Report: Top athletes are endorsing poor food choices
Peyton Manning, Serena Williams and LeBron James are among the nation’s most prominent and marketable athletes, but they also topped the list for endorsing high-calorie, nutrient-poor foods and beverages in 2010, a report shows.
Kids ages 12 to 17 were the primary viewers of athletes’ food commercials. They watched an average of 35 TV ads in 2010, vs. 33 for adults. Kids 11 and younger averaged 21, says the study in November’s Pediatrics, online today.
“Professional athletes in general are endorsing a lot of unhealthy foods, which is concerning for a country struggling with obesity,” says lead author Marie Bragg, a health policy researcher at Yale University.
Researchers tracked endorsements by the top 100 athletes as identified by Bloomberg Businessweek’s 2010 Power 100 rankings, which ranks athletes by their endorsement value and prominence in their sport. Researchers generated scores that also accounted for number and percentage of food vs. other endorsements and the health value of foods endorsed. Of 513 brands endorsed by the top 100 athletes:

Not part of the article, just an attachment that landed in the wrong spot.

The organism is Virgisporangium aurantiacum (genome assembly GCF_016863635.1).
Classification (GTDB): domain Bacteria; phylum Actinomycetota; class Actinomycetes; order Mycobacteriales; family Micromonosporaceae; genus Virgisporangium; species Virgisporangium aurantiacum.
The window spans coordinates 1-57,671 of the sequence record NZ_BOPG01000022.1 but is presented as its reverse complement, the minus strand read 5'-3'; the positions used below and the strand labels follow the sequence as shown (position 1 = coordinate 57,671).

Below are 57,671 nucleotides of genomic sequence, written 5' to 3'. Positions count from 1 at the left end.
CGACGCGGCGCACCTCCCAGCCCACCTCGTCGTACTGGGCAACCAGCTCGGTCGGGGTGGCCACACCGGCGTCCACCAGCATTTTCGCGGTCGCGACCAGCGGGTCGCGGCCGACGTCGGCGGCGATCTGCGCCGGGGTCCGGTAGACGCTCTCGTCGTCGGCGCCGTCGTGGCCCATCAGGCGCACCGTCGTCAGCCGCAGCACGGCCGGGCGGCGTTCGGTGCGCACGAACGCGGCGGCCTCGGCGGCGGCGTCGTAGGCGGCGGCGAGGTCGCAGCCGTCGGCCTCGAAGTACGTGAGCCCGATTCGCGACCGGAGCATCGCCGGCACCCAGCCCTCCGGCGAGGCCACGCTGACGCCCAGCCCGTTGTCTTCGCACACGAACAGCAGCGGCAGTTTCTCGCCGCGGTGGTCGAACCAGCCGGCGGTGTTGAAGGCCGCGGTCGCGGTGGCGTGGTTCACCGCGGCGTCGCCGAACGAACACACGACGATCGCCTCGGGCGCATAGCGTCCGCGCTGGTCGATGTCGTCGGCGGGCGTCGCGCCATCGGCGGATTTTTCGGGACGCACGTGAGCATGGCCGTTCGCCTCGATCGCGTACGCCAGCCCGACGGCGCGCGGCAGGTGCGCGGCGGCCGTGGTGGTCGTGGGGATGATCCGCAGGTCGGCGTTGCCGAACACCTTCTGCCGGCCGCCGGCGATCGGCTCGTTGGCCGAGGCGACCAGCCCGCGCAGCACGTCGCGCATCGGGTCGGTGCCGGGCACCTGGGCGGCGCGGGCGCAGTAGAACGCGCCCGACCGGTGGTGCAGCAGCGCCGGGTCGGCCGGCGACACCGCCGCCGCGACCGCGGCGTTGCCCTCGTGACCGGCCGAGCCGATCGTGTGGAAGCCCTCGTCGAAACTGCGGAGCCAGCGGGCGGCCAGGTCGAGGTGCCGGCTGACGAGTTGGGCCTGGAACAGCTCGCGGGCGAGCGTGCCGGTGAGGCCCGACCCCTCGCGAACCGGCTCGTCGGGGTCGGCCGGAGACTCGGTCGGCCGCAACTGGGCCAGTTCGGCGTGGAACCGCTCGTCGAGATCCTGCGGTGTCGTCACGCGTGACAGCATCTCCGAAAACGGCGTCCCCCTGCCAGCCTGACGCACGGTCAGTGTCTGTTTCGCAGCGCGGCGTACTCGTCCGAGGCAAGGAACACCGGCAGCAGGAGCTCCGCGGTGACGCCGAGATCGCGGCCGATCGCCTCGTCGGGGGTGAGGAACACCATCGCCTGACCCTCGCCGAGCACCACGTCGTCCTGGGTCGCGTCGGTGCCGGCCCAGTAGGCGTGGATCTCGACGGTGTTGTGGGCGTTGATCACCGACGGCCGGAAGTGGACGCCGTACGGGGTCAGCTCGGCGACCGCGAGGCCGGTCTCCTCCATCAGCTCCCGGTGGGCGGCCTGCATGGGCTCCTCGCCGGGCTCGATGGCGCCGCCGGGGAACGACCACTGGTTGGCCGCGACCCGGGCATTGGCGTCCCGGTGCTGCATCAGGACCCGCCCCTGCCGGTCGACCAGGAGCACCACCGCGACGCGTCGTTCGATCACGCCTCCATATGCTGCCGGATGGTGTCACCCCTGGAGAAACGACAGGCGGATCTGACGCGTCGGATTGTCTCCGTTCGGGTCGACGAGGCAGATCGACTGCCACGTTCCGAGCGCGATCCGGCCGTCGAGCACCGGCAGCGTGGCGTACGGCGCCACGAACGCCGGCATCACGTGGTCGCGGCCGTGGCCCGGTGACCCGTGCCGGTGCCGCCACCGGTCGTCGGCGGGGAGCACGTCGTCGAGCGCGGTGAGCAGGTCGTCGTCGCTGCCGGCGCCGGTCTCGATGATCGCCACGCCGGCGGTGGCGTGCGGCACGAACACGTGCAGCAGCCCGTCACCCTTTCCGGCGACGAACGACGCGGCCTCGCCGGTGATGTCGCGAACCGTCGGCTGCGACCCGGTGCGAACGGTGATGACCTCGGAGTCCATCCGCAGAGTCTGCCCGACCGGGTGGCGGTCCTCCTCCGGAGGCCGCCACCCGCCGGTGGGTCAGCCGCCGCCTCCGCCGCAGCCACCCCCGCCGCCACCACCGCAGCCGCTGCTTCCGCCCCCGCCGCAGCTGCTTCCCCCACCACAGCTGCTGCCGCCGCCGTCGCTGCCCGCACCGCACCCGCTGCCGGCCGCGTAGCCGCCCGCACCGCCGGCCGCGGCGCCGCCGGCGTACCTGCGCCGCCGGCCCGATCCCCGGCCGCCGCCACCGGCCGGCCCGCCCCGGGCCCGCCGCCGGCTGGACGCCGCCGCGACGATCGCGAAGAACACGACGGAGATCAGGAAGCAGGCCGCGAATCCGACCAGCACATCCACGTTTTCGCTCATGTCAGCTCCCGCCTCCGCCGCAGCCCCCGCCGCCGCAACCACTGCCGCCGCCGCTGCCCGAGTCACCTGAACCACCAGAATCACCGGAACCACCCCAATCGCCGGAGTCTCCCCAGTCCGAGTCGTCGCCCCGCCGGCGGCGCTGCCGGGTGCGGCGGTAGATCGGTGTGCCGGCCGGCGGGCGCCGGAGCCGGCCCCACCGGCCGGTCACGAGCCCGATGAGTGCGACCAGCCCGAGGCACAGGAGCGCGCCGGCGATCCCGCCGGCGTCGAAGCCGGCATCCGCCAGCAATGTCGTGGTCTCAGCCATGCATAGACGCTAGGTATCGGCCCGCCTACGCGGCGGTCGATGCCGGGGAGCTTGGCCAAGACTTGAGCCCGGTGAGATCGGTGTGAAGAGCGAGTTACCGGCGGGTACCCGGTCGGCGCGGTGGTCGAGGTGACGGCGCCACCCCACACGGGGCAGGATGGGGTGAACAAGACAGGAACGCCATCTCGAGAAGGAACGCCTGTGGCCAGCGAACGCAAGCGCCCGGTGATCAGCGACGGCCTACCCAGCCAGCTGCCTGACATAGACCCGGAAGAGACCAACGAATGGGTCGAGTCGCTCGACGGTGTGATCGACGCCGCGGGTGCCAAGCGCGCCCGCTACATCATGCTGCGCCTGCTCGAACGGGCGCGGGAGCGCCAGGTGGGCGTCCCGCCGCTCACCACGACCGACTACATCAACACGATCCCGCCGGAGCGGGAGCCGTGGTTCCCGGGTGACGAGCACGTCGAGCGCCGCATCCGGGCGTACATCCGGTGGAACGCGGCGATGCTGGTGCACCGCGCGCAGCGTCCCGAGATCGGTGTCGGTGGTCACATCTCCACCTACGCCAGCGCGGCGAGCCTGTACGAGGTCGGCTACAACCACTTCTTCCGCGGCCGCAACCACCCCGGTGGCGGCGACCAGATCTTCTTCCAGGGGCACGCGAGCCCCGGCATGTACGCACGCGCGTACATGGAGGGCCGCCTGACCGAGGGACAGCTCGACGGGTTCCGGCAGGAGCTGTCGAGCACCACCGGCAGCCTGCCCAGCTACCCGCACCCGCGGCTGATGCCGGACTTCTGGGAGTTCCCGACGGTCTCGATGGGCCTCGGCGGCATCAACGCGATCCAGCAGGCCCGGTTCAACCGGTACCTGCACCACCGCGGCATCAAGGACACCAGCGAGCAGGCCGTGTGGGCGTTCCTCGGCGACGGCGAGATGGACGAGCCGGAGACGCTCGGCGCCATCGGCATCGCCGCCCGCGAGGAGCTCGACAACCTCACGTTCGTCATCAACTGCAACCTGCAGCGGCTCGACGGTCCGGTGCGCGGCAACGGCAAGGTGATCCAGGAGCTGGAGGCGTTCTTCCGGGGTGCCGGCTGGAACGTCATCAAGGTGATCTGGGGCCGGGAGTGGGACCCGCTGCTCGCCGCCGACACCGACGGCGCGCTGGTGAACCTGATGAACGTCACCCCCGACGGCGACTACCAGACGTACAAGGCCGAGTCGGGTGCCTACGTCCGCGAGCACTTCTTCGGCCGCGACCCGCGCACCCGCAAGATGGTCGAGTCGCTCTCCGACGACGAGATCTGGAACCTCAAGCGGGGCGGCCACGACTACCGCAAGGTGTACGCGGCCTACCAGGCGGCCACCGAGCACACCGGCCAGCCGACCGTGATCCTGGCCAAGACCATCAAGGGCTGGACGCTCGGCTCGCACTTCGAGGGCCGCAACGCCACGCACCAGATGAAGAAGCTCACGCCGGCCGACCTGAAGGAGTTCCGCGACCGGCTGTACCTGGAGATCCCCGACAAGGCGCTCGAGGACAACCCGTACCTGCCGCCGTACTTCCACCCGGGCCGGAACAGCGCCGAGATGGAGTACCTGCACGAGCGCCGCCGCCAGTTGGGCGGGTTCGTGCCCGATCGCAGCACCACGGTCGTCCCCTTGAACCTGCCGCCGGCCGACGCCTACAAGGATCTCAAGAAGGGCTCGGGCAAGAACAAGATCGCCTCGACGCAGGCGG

24 percent were food and beverages, second to sporting goods or apparel.
79 percent of 62 foods endorsed were high-calorie and poor in nutrients.
93 percent of 46 advertised drinks got 100 percent of calories from added sugar.
Sports beverages had 39 endorsements; soft drinks had 21 and fast foods, 16.
The study does not address how the athletes’ endorsements may have changed since 2010, says Bragg.
NBA star James had the most food and beverage endorsements, including Sprite, McDonald’s and Powerade. Quarterback Manning was second, with Gatorade and Pepsi. Tennis champ Williams was third, with Kraft, Oreo and Gatorade, among others.
Baseball player Ryan Howard endorsed the fewest high-calorie, nutrition-poor foods.
Experts working with the NFL’s youth fitness downplayed the influence of endorsements on kids.
NFL players motivate students “to be active and healthy,” said physician Kenneth Cooper in a statement.
Perhaps the research “will inspire some reflection on the part of athletes and professional sports leagues — as well as all other celebrities,” says Michael Jacobson of the Center for Science in the Public Interest.